Being a parent is a role assigned when your child is born or adopted. It continues as long as you live. In contrast, parenting “— promotes and supports the physical, social, emotional and intellectual development of a child from infancy to adulthood.” (Wikipedia)
As Mom or Dad, you will always be a parent. But “parenting” is a clearly time-limited relationship which has an expiry date once a child’s full independence is achieved. Yet, In reality, this process of de-parenting is a very complex affair with many twists and turns. Let’s look at some of them.
As parents of kids with special needs or disabilities are well aware, the years of hands-on parenting are typically extended beyond a child’s chronological arrival at adulthood. When children present with exceptional physical, emotional or other developmental challenges, their growth toward total independence can be delayed or never attained. Over my career in social work, it has been gratifying to work with some of the growing number of group homes in Ontario. These resources, as well as home supports and assistive technology, offer a choice for many older special needs children to move as close to independence as possible. They also provide Mom and Dad the option of reducing their active parenting roles while obviously remaining as parents.
An entirely different scenario involves children who have reached the age of maturity but who encounter life circumstances such as joblessness or a debt load which extends or renews dependency on their parents. In 2016, 42% of adults between 20 and 34 in Ontario were living with parents, a 20% increase since 2001. As a young man who lived 700 miles from home for three years of joyful independence, I gave up that freedom for a reluctant return to my childhood bedroom at age 24, when I returned to Toronto for grad school. The adjustment was difficult. I was grateful to have parents who re-opened their doors and their well-stocked fridge for me as a penniless student, but I resisted any perceived attempts to be subject to their parenting.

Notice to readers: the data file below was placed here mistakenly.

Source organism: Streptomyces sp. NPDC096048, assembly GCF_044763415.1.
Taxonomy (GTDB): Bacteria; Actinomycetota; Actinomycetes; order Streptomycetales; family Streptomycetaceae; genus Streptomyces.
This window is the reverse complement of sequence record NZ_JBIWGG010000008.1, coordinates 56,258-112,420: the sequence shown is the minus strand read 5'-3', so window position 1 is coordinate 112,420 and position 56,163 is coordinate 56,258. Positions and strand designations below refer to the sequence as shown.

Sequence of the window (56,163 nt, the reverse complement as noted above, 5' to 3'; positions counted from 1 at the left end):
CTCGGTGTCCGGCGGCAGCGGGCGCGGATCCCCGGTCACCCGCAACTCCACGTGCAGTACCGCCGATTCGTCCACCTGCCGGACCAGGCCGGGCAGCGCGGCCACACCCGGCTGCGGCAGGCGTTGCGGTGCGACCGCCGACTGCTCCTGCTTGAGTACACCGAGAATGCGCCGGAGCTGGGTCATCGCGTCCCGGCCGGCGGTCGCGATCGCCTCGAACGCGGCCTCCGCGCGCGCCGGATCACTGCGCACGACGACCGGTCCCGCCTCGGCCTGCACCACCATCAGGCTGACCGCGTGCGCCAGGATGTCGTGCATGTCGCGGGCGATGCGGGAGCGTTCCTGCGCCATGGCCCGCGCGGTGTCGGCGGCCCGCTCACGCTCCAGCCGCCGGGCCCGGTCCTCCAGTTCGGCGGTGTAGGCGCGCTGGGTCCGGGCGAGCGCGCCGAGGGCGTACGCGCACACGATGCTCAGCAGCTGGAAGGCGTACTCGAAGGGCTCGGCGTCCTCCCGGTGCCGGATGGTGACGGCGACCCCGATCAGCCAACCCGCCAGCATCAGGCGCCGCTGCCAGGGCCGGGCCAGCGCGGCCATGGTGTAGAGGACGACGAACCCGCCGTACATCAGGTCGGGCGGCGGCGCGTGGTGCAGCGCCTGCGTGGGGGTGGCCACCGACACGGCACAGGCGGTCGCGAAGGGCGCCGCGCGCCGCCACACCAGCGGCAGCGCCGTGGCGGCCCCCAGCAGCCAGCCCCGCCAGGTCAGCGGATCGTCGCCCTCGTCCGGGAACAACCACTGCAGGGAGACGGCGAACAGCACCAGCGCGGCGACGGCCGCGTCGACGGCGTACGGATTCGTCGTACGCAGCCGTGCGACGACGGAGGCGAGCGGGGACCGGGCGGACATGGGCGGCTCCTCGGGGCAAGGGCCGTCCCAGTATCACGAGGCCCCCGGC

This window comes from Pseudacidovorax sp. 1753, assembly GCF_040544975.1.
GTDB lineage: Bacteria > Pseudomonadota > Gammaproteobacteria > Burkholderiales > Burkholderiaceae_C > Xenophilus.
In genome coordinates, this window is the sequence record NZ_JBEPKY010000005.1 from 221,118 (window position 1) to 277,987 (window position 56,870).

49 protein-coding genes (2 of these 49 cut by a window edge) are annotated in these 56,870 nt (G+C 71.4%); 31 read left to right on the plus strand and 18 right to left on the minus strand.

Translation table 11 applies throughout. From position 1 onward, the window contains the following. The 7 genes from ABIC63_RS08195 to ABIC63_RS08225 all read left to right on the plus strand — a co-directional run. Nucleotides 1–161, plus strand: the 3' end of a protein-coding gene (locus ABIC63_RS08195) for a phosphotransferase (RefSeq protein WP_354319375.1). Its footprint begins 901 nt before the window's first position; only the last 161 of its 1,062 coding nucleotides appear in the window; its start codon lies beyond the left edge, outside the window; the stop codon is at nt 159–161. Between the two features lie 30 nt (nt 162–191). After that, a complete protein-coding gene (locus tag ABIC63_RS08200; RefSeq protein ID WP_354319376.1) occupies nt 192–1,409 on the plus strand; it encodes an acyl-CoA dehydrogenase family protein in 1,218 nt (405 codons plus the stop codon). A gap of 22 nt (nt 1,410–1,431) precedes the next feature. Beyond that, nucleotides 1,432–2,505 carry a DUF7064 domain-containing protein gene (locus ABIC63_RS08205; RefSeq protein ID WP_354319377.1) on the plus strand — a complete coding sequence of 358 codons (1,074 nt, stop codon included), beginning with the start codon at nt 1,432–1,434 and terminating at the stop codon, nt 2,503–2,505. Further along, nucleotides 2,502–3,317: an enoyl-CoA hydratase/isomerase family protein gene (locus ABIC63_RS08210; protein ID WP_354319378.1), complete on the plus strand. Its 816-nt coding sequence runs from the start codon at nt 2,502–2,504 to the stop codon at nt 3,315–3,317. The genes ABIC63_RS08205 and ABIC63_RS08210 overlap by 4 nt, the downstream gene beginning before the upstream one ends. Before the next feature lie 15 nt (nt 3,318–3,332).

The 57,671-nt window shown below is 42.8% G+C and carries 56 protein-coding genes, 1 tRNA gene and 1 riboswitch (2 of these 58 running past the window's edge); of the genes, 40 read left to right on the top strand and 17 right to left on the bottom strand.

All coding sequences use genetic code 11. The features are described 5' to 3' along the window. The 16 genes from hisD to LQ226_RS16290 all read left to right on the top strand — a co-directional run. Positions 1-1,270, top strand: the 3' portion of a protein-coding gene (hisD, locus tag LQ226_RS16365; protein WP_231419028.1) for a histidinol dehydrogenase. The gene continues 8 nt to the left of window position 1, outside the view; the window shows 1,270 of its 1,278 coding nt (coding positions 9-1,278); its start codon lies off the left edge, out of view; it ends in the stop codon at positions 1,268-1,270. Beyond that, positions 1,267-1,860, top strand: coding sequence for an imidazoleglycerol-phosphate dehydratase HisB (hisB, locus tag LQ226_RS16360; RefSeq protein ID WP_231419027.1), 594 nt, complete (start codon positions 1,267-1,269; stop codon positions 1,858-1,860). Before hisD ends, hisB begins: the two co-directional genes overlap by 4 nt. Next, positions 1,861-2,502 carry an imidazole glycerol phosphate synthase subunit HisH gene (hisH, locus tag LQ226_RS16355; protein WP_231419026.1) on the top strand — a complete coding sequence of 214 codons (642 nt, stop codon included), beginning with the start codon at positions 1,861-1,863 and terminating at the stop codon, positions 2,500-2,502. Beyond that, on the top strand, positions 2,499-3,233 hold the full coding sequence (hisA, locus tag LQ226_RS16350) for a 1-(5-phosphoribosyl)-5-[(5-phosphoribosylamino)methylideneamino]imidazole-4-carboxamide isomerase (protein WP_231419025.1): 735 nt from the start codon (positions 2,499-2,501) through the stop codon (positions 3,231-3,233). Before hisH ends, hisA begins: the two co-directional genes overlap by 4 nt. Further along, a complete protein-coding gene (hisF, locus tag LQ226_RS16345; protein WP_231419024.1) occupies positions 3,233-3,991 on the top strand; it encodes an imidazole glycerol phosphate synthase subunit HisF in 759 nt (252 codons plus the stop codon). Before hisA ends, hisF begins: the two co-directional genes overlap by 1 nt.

Bob, enjoy your date. What time can we expect you home this evening?
Mom, I am a grown man. I don’t need you to set a curfew.
I am not doing that. I just need to know if we should leave the door unlocked.
Oh! Sorry I misunderstood.
In a third setting, this move back home comes as a result of an adult child’s crisis, even in mid-life. Fleeing from spouse abuse, reeling from a painful divorce, or perhaps recovering from a serious accident or illness can result in a return to one’s former home for care and support. In such circumstances, the returning a son or daughter will likely welcome some renewed parenting while they slowly rebuild a life.
There is one more chapter in a life journey where this balance between being a parent and parenting is the most difficult to define.
We begin the process of literally “letting go” of our children when they take their first wobbly steps. Then, we wave an anxious goodbye as they are off to day care or kindergarten. It seems too soon that we help pack their suitcases with a mix of pride and worry as college or travel or a first job in a far-away city beckons. One day, most parents will watch with happy tears as that grown son or daughter exchange wedding vows. On this momentous occasion, mother and father can finally remove their parenting hats — or do they?
One of the hardest tasks for many of us as parents is to resist the temptation to put those hats back on our heads, even when not invited to do so. How painful it could be if we think we have wise advice to offer, yet it is neither requested nor appreciated.
But, a more common dilemma is this: as parents, we must sit back and watch while our children encounter the adult world on their own terms. If only we could still protect and shelter, make wise choices for them, ensure their happiness and well-being, as we once did. Being a parent without parenting is difficult. We still retain all the love, the concern, the hopes, the dreams for our grown children, but it is now their path to navigate and do so without holding our hands.
Ironically, one day in most family relationships, the issue of parenting will again emerge. Only this time, it will be our turn as aging mothers and fathers to notice that our own children are parenting us.
Dad, are you eating enough vegetables? Mom, do you want me to make that doctor’s appointment for you? Let me take the heavy end! I will drive you to the store.
Then life will have come full circle and we must gracefully accept and appreciate the new reality. At least, they haven’t yet mandated a curfew for me, reminded me to wash behind my ears nor checked that I cleaned my teeth before bed. It could be worse!